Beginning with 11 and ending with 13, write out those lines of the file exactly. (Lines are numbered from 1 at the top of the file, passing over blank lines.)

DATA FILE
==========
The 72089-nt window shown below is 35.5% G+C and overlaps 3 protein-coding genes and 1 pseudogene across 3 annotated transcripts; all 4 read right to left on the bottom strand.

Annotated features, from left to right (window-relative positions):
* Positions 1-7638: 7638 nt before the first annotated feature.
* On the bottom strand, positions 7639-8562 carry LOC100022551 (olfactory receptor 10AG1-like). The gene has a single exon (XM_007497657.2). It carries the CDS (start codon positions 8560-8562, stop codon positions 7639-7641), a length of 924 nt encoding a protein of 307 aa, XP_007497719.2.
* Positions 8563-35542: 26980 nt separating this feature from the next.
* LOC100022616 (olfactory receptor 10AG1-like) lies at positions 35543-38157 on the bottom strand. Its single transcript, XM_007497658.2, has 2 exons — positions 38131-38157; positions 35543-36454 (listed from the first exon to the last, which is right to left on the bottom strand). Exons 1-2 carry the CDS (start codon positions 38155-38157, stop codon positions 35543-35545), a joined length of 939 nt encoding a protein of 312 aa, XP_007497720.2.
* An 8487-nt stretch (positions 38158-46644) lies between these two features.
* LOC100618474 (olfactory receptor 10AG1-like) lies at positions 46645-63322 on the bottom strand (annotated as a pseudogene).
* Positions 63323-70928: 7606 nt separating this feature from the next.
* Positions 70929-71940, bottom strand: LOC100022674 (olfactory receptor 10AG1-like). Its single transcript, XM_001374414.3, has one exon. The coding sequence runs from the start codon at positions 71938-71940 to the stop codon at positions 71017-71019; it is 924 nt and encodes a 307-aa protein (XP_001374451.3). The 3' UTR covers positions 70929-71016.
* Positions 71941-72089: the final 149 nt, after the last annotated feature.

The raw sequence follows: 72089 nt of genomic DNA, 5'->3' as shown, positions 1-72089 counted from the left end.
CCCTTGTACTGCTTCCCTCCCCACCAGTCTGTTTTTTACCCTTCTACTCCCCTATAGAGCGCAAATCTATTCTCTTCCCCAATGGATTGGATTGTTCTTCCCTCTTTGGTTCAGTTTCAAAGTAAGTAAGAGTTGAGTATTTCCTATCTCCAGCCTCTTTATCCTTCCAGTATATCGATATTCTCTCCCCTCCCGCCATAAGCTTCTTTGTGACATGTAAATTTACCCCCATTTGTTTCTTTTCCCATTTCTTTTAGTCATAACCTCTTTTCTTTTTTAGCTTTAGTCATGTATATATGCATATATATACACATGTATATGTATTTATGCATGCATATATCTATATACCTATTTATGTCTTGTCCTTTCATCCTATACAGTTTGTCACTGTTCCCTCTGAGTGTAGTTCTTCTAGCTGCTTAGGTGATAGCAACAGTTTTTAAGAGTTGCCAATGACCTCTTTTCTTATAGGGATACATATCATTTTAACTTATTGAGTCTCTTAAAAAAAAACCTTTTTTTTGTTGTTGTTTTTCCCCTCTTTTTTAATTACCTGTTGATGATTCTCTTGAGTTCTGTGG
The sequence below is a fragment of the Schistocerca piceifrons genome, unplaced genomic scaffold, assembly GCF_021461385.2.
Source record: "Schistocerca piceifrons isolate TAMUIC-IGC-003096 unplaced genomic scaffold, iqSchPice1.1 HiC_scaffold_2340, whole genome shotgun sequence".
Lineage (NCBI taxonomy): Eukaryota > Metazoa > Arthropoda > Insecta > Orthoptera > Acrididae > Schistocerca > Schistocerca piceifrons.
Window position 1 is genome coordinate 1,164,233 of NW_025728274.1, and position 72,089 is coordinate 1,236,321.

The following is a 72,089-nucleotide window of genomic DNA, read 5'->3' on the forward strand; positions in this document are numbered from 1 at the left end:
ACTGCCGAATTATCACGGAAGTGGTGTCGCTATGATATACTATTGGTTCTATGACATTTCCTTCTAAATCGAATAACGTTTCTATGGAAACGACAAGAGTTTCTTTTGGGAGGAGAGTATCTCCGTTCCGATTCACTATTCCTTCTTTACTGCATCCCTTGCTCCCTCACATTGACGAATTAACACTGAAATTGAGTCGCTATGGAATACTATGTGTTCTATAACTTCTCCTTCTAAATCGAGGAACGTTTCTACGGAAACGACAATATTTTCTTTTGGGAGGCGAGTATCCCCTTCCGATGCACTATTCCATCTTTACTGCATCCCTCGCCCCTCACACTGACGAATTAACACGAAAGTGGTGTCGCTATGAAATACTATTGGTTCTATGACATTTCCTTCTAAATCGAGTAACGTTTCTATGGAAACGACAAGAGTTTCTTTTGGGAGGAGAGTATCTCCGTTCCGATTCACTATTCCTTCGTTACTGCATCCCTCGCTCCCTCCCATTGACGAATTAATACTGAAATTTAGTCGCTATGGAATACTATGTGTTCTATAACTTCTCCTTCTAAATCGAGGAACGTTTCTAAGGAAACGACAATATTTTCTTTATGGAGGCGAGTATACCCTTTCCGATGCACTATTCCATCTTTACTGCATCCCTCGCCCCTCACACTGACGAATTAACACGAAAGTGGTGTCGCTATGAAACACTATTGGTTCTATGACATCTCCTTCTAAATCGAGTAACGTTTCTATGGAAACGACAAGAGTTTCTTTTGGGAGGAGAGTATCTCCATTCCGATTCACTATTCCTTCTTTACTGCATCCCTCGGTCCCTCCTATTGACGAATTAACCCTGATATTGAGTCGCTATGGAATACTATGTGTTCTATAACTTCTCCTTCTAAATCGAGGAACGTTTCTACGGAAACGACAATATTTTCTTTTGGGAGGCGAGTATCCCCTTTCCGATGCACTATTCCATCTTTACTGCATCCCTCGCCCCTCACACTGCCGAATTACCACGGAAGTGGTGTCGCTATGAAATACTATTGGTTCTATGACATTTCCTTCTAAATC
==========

* Positions 71941-72089: the final 149 nt, after the last annotated feature.

The raw sequence follows: 72089 nt of genomic DNA, 5'->3' as shown, positions 1-72089 counted from the left end.
CCCTTGTACTGCTTCCCTCCCCACCAGTCTGTTTTTTACCCTTCTACTCCCCTATAGAGCGCAAATCTATTCTCTTCCCCAATGGATTGGATTGTTCTTCCCTCTTTGGTTCAGTTTCAAAGTAAGTAAGAGTTGAGTATTTCCTATCTCCAGCCTCTTTATCCTTCCAGTATATCGATATTCTCTCCCCTCCCGCCATAAGCTTCTTTGTGACATGTAAATTTACCCCCATTTGTTTCTTTTCCCATTTCTTTTAGTCATAACCTCTTTTCTTTTTTAGCTTTAGTCATGTATATATGCATATATATACACATGTATATGTATTTATGCATGCATATATCTATATACCTATTTATGTCTTGTCCTTTCATCCTATACAGTTTGTCACTGTTCCCTCTGAGTGTAGTTCTTCTAGCTGCTTAGGTGATAGCAACAGTTTTTAAGAGTTGCCAATGACCTCTTTTCTTATAGGGATACATATCATTTTAACTTATTGAGTCTCTTAAAAAAAAACCTTTTTTTTGTTGTTGTTTTTCCCCTCTTTTTTAATTACCTGTTGATGATTCTCTTGAGTTCTGTGG